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The impact of the brain drain of professional nurses on nursing education and nursing practice in Kwazulu-Natal Province

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dc.contributor.advisor Kubheka, B.A.
dc.contributor.author Mkhize, Nelisiwe Virginia
dc.date.accessioned 2009-10-23T10:55:04Z
dc.date.available 2009-10-23T10:55:04Z
dc.date.issued 2006
dc.identifier.uri http://hdl.handle.net/10530/155
dc.description Submitted in fulfilment of the requirements of the degree of D.Cur, Nursing Science Department at the University of Zululand, 2006. en_US
dc.description.abstract This study is aimed at evaluating the impact of the brain drain of professional nurses on nursing education and nursing practice. It is also aimed at identifyimg factors that contributed to the emigration of professional nurses. lastly, it is aimed at maiking recommendations on the possible solutions to the problem. The loss of professionals and other skilled people from the Southern African Development Community (SADC) region is fast assuming the dimensions of a major crisis. These countries pour vast resources into training and education of professional nurses to ensure that future skills needs are met. After this preparation, these professional nurses leave the country to work overseas. People in the United Kingdom, Canada and Middle East are the recipients of nurses, training countries are not benefiting. Emigration of these highly skilled and competent nurses to other countries seems to have a negative impact on the delivery of excellent health care services, particularly in the public sector. Emigration is embedded in the personal human right to freedom of movement and the use of an individual's knowledge and skills to improve his or her own life. Negative effects of the brain drain are further evident in the clinical areas where the learners may not get sufficient training, support and exposure due to lack of appropriate skills and expertise. In South Africa in particular, the emigration of professional nurses has increased over the past 15 years, and the international mobility of health professionals has become an important issue. Statistics show that more than 23 400 health workers from South Africa currently practice in Australia, Canada, the United States, New Zealand, United Kingdom and other countries. This figure corresponds to approximately 9,8% of all health professionals registered in South Africa, suggesting that emigration rates are significantly higher on health workers than for skilled workers in general which is 7%. According to the study done by International Labour Organization, health care professionals who left, most often, & do not return. (Nursing Update 2006: 12), en_US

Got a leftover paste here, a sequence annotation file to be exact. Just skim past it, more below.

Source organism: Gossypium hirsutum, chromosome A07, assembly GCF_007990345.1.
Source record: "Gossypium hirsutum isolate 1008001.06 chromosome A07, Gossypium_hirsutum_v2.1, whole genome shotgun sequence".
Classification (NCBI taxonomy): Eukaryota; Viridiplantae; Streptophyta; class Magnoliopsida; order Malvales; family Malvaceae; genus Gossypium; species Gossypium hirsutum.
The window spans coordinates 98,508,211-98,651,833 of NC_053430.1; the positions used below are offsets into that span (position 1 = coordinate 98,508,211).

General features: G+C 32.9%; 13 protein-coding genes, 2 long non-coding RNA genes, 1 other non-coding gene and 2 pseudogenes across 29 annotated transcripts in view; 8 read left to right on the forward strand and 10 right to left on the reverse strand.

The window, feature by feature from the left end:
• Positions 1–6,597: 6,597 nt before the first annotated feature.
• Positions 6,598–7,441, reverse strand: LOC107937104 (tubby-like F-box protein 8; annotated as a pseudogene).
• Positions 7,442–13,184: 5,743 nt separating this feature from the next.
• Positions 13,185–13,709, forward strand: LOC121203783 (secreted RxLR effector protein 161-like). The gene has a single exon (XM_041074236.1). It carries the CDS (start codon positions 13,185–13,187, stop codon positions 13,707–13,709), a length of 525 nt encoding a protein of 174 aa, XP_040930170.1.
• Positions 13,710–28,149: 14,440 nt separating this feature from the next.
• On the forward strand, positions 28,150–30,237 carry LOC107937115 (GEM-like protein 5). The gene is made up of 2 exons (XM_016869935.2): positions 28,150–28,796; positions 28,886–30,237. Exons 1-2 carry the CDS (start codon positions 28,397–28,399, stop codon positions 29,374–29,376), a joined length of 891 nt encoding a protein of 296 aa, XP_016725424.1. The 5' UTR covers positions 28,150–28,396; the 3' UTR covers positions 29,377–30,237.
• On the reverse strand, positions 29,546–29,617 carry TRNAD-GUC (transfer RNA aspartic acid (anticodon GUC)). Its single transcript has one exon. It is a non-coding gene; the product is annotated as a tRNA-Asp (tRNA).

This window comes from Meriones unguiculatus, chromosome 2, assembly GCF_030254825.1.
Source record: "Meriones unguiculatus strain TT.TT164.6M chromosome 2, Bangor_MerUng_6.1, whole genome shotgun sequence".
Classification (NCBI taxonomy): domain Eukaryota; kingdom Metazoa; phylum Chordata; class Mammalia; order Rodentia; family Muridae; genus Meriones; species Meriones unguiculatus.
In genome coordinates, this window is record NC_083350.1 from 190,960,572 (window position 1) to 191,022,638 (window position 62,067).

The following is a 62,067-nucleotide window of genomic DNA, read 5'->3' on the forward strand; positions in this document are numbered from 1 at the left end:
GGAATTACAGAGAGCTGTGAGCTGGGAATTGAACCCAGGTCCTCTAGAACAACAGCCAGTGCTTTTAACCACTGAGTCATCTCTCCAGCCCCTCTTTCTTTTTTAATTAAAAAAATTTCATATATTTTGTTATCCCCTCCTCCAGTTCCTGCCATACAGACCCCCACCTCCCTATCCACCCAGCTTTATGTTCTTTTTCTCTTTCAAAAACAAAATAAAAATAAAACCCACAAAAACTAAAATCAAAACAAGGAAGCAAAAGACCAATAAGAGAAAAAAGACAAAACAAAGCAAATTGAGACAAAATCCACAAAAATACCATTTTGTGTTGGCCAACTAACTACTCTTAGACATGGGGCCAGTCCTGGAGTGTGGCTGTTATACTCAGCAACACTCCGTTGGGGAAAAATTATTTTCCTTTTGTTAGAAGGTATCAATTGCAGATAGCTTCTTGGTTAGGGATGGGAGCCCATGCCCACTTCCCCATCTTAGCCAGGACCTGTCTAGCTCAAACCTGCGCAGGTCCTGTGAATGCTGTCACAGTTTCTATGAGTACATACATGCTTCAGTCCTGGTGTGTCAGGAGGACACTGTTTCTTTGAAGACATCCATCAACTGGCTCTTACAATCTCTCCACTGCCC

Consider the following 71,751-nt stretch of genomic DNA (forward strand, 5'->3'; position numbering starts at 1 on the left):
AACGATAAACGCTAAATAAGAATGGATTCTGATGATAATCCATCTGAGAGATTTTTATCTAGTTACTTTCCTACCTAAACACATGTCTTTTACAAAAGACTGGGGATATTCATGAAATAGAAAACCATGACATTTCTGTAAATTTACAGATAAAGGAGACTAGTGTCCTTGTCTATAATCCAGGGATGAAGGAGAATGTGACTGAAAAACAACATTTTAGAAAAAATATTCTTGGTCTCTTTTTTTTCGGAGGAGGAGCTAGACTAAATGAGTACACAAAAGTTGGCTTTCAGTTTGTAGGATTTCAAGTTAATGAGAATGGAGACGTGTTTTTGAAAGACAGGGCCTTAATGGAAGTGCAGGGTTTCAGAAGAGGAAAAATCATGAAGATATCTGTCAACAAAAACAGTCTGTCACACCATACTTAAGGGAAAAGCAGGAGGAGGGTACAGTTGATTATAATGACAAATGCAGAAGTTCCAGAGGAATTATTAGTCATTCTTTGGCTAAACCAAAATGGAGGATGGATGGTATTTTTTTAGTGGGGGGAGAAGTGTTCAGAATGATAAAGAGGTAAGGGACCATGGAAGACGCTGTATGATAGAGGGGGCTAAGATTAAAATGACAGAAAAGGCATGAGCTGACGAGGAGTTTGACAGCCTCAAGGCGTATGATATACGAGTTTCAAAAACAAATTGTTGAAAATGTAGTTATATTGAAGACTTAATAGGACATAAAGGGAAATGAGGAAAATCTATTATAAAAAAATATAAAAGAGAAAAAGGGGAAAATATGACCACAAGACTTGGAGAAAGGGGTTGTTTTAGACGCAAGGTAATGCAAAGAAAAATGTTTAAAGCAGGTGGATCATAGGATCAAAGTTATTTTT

dc.language.iso en en_US
dc.subject Brain Drain en_US
dc.subject Professional nurses -- KwaZulu Natal en_US
dc.title The impact of the brain drain of professional nurses on nursing education and nursing practice in Kwazulu-Natal Province en_US
dc.type Thesis en_US


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